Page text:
Olympic runner's short life inspires teen book

By Cynthia Henry

Inquirer Staff Writer
Author Bree Donovan dons a baseball cap and grabs a tennis racket - she's an athlete. Next she's wearing glasses and carrying a stack of books 10 high – she's the brain. Finally she's draped in a feather boa behind designer shades talking about whom she wants to date - the popular girl.

Donovan explores caricatures to help kids ask: How do they see themselves? How might it be different from the way others see them?

"There are gems inside us that shine - maybe even after we've left this world," Donovan tells students in what she calls her "Pre talk," a motivational message based on her new book, Rocketman, the story of Olympic distance runner Steve Prefontaine (Lulu, $14.95).

At the heart of her talk is Prefontaine's challenge to himself and everyone he met: "To give anything less than your best is to sacrifice the gift."

"There was a lot more to Pre than just being a good runner," says Donovan, 40, of Oaklyn, a substitute teacher for Collingswood and Haddon Township schools and Haddonfield Friends.

Prefontaine's story - his gutsy pursuit of gold in the 5,000 meters in the 1972 Olympics, his reform of the amateur runner system, his contribution to the launch of Nike shoes, and his untimely death in a car accident - will likely be back in the news this week as the U.S. Olympic trials open Friday in Eugene, Ore., where Prefontaine raced in college.

Donovan, a runner herself, first heard of Prefontaine years ago from a boyfriend who admired him. Then last year she was reminded of his story when the movie Without Limits appeared on HBO. Determined to learn more, she read Tom Jordan's biography, Pre, but found nothing written for children.

She knew she had a project. She abandoned the novel she was writing – and ultimately her job as a social worker – to research and write about Prefontaine.

The result is a 161-page narrative aimed at middle schoolers based on memories of Prefontaine's teammates, coaches and friends. The illustrator is Donovan's friend Sara Charmé Zane, 17, who graduated this month from Germantown Friends School in Philadelphia.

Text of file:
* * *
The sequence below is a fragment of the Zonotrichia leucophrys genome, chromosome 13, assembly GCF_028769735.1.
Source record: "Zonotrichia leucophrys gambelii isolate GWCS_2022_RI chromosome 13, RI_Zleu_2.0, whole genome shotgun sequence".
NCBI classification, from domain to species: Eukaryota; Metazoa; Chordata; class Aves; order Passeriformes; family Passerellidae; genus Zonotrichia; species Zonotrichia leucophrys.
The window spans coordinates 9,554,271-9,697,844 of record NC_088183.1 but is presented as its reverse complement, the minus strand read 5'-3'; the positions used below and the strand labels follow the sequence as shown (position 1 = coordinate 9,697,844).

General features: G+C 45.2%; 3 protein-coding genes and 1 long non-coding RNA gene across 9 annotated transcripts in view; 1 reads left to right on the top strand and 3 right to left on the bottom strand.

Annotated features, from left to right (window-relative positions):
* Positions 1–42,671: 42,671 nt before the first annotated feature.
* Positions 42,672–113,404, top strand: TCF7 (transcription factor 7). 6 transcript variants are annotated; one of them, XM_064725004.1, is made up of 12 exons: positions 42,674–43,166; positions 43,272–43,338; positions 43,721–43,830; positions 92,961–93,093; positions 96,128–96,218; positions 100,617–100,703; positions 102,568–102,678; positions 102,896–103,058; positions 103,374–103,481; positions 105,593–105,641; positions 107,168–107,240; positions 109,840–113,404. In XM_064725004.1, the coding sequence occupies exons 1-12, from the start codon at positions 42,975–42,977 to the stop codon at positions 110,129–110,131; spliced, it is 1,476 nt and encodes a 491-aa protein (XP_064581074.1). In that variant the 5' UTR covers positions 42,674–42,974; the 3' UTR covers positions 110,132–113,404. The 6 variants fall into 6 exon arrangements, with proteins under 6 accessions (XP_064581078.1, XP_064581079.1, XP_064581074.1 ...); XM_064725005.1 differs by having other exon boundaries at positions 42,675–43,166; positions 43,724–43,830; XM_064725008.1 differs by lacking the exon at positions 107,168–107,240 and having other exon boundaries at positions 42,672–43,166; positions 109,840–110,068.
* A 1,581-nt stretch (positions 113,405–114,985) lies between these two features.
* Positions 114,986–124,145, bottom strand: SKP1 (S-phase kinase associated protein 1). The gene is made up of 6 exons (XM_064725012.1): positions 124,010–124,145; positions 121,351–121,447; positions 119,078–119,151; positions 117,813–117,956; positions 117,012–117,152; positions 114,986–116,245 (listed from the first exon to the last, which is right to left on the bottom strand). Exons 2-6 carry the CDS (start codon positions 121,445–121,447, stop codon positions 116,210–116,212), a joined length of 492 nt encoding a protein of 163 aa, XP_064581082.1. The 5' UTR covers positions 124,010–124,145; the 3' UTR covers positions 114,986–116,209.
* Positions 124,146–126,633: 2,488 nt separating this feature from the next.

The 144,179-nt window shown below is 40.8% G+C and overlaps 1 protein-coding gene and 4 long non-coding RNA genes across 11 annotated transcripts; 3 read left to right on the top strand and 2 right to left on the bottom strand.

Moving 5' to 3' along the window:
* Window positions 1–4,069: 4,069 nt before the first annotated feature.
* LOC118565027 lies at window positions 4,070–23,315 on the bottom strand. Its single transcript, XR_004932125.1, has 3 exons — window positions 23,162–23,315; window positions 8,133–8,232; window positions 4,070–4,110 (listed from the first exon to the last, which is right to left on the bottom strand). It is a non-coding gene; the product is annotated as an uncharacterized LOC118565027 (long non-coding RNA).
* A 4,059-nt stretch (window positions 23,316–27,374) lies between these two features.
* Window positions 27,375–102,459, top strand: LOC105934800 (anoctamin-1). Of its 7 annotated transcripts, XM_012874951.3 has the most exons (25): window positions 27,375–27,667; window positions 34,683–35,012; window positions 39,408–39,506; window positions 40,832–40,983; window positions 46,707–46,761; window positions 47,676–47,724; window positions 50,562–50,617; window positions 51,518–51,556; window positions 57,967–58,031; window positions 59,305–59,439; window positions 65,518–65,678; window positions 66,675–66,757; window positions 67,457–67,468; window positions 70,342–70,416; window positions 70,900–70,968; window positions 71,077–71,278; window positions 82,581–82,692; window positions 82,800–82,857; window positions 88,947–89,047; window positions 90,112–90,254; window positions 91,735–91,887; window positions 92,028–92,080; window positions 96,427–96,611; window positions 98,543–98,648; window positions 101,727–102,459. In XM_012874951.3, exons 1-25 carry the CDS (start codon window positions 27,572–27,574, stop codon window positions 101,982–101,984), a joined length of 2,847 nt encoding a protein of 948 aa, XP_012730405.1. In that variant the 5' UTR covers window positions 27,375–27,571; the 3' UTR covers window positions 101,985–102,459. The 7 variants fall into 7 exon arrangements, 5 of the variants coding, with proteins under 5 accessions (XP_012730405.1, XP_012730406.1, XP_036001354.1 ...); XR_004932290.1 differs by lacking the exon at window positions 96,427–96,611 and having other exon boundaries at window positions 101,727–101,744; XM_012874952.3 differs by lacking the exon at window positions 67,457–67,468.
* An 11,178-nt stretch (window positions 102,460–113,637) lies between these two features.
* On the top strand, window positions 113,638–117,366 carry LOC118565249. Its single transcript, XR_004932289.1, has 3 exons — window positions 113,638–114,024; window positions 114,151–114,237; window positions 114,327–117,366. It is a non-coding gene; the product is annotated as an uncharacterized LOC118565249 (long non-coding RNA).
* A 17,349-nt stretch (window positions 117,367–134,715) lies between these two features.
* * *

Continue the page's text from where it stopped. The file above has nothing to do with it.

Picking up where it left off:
Donovan persuaded Prefontaine's sister Linda to cooperate with the project by pledging to donate the proceeds to the charity of her choice: the arts, music and sports programs at Blossom Gulch Elementary School in Coos Bay, Ore., where the Prefontaines grew up.

"We haven't had a PE teacher in 20 years," principal Jennifer Haliski said, although a grant may provide one next year. "Our teachers teach their own music and art. This book could help us bring back some of the things that Linda and Steve had when they were here."

Coos Bay is a rural, geographically isolated, high-poverty area, Haliski said. "We talk a lot about having dreams. The kids know a lot about Pre. It's the story of a kid from Coos Bay who never gave less than his best."

So far, the school has received about $800 in proceeds, which will be managed by the Prefontaine Memorial Committee in town, Haliski said.

Blossom Gulch also will benefit from sales of a CD ($5.90) featuring a reading of the first chapter by Prefontaine's lifetime friend Jim Seyler and a recording of Elton John's "Rocket Man" by Haddonfield's ChildrenSong.

Donovan was delighted when ChildrenSong, a 100-member, by-audition group, agreed to participate in the project, she said. The group's concert choir, consisting of 12- to 18-year-olds, practiced for two months beginning in August, then recorded at the Tatem School, where it rehearses.

ChildrenSong sings classical music, folk songs, jazz and spirituals in more than a dozen performances yearly, artistic director Polly Murray said. Recording "Rocket Man," she said, "the kids realized that pop may not be easier to sing."

"The song was written for a solo voice. Getting 38 voices to have the same nuances at the same time was the hardest part," she said.

Donovan researched the book by phone and e-mail. She plans to travel to Oregon for the first time in September for the 29th annual Prefontaine Memorial Run in Coos Bay to meet her sources and see where Pre lived and ran.

"I can't wait," she said.

'Rocketman'

Author Bree Donovan is scheduled to talk about Steve Prefontaine at 7:30 p.m. July 18 at the Collingswood Library,

771 Haddon Ave.

To order the book or CD, go to http://stores.lulu.com/

breetdonovan

Learn more about ChildrenSong's role in the project by visiting www.childrensong.org or calling 856-216-1140.

For more information about Blossom Gulch Elementary School, go to www.blossom.

coos-bay.k12.or.us.